> that user...
>
> B2) many users with disabilities -- in particular the blind -- may not 
have
> access to computer systems that are capable of running the type of 
software
> necessary to unravel tables that have been used for layout purposes -- a
> significant number of blind users are using discarded or cast-off 
equipment
> that is incapable of running much (if not all) of the software you cited

Lynx (even a few revs. back) deals very well with tables (and frames). 
 (Better even than many current browser/screen reader combinations.)  If 
the version of Lynx native to a persons shell account does not cut it, 
there are many free current versions available by free with telnet.

Hardware speech synthesizers are still expensive, but recycled units can be 
found if one looks hard enough.  The Disk Operating System is free or very 
inexpensive (if you can even find it for sale) and the LATEST release of 
JAWS for DOS is FREE!  One can find 386 computers for free too.  There is 
plenty of good freeware, including the DOS version of Lynx.  Now, people 
who have the skills to put all this together into a workable system are 
rare.  Let me make it clear that I don't believe that just because someone 
is poor and/or disabled they deserve a second (or third) rate computer. 
 But I do want to make the point that lack of money is not (strictly 
speaking) a barrier to web access.  (It is a barrier to fun, fast,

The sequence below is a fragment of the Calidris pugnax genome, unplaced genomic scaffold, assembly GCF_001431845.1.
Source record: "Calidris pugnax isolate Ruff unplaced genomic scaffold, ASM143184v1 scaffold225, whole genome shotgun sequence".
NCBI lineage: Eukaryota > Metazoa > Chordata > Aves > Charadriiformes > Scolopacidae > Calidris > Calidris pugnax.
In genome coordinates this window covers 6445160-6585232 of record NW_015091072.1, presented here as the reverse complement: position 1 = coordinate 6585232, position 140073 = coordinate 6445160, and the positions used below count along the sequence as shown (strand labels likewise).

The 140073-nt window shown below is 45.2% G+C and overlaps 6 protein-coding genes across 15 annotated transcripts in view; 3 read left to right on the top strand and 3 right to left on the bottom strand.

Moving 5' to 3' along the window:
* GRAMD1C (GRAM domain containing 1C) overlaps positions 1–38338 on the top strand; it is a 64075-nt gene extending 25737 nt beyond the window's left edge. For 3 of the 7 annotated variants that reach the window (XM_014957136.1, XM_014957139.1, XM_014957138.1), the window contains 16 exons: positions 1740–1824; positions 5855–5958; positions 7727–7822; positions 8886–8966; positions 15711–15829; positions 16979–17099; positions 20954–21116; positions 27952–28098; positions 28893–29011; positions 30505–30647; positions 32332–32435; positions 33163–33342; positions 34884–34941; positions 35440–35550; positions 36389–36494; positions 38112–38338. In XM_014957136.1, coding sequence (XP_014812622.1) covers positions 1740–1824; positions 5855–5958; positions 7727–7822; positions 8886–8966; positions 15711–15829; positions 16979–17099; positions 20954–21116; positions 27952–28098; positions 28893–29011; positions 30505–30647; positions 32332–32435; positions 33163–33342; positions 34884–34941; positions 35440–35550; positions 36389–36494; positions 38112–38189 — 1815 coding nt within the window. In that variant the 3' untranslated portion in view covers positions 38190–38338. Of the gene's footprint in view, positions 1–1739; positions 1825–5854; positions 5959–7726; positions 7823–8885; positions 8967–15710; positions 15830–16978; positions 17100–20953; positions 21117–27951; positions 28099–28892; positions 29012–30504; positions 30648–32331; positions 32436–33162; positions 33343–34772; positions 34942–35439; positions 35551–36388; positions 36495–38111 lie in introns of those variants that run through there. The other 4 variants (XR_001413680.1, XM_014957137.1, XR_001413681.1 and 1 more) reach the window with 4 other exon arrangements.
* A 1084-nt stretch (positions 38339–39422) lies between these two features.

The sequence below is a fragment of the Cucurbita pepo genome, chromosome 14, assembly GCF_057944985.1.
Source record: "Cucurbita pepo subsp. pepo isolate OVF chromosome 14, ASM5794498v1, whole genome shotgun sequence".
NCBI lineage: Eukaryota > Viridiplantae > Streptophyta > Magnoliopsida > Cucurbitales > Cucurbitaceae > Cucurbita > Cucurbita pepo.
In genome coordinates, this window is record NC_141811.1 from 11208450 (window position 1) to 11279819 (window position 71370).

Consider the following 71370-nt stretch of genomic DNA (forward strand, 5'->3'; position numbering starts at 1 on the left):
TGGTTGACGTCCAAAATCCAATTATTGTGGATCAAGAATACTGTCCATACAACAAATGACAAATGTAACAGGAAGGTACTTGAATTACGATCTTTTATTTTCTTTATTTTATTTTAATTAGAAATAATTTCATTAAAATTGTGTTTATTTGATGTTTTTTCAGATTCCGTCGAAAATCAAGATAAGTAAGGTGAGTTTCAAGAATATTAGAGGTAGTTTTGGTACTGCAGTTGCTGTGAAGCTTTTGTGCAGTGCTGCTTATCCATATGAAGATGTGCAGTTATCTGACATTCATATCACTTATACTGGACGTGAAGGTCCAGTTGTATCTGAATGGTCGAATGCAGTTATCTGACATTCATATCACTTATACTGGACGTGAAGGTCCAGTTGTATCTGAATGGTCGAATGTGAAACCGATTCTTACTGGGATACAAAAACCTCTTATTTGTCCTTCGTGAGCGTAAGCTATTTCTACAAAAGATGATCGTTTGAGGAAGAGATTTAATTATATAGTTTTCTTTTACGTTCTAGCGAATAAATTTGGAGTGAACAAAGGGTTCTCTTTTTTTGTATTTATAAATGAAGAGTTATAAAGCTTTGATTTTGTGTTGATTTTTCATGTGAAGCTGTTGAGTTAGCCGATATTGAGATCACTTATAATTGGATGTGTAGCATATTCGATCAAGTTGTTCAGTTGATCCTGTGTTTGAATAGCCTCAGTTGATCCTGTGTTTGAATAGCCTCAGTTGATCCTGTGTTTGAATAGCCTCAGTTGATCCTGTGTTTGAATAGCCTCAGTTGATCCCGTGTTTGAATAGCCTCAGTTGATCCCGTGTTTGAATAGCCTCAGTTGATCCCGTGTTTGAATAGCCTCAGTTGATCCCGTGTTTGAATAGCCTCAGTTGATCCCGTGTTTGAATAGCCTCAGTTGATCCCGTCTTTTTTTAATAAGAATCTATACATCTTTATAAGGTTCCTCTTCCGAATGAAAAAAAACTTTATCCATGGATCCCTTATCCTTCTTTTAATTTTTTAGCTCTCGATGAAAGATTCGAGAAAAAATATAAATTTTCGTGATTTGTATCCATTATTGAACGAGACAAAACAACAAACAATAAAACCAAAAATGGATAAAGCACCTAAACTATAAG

multimedia, modern access to the Internet, but that is a different 
argument.)

Nowadays, most people, disabled or not, simply are not interested in 
text-only applications.  Their expectations, for understandable reasons, 
are too high for this.  People have the right to make the choice that 
old-but-serviceable is not good enough.  I also think the poor and disabled 
should be accommodated at their local library (or other public place) with 
(fairly) modern equipment.  Given these two reasonable alternatives 
(low-cost-but-old, or public accommodation) I have a hard time with either 
plan that we (1) give away modern computers to everyone; or (2) dumb-down 
everything to the lowest common denominator (html 2.0)!

> 4) interoperability -- the use of tables for layout is just plain wrong 
if you
> want your pages to be as universally accessible as possible...  tables 
are
> intended for the display of tabular data, not for imposing the desktop
> publishing paradigm upon the web, even though that is what they are most
> commonly used to do...  therefore, it is imperative that authoring tools
> encourage the use of stylesheets to control layout, and that authoring 
tool
> developers and the users of authoring tools place pressure upon UA
> manufacturers to support stylesheets...

It IS wrong, but this is only a Priority 3 impediment.  As people have 
repeatedly pointed out, the positioning functions (and other features) of 
Style Sheets is STILL not supported by Netscape Navigator 4.7!  Until CSS 
is widely supported, authors have little PRACTICAL choice but to continue 
to use tables for layout.  So lets function on the Priority 1 and 2 goals 
of urging authors to use headers and summaries and make sure the table is 
intelligible when decolumnized.

> i could go on ad nauseam, but i think that the reasons enumerated above 
suffice
> to illustrate that, despite recent advances in technology, the use of 
tables
> for layout is definitely still a barrier to accessibility...

I respectfully disagree.  Adding your four points together does NOT get us 
as much as it would cost to fight this battle.

Bruce
Received on Wednesday, 17 November 1999 14:06:41 GMT